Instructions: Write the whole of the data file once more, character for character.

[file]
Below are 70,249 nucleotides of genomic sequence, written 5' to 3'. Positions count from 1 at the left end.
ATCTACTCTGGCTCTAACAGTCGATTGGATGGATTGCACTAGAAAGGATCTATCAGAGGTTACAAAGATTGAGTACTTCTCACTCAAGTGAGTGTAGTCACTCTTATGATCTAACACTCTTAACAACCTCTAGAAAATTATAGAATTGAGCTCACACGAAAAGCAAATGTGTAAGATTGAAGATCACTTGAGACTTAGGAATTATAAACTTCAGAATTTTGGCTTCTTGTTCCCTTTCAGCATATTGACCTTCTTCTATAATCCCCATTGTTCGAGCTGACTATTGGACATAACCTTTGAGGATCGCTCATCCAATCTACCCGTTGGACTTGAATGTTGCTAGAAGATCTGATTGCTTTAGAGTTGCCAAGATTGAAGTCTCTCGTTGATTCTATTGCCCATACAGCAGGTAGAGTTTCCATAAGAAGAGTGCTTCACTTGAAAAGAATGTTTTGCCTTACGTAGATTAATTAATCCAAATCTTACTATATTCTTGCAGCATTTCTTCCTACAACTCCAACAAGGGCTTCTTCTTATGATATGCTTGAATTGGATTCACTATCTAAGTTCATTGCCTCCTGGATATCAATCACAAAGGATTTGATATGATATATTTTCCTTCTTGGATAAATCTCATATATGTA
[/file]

Below are 70,249 nucleotides of genomic sequence, written 5' to 3'. Positions count from 1 at the left end.
ATCTACTCTGGCTCTAACAGTCGATTGGATGGATTGCACTAGAAAGGATCTATCAGAGGTTACAAAGATTGAGTACTTCTCACTCAAGTGAGTGTAGTCACTCTTATGATCTAACACTCTTAACAACCTCTAGAAAATTATAGAATTGAGCTCACACGAAAAGCAAATGTGTAAGATTGAAGATCACTTGAGACTTAGGAATTATAAACTTCAGAATTTTGGCTTCTTGTTCCCTTTCAGCATATTGACCTTCTTCTATAATCCCCATTGTTCGAGCTGACTATTGGACATAACCTTTGAGGATCGCTCATCCAATCTACCCGTTGGACTTGAATGTTGCTAGAAGATCTGATTGCTTTAGAGTTGCCAAGATTGAAGTCTCTCGTTGATTCTATTGCCCATACAGCAGGTAGAGTTTCCATAAGAAGAGTGCTTCACTTGAAAAGAATGTTTTGCCTTACGTAGATTAATTAATCCAAATCTTACTATATTCTTGCAGCATTTCTTCCTACAACTCCAACAAGGGCTTCTTCTTATGATATGCTTGAATTGGATTCACTATCTAAGTTCATTGCCTCCTGGATATCAATCACAAAGGATTTGATATGATATATTTTCCTTCTTGGATAAATCTCATATATGTA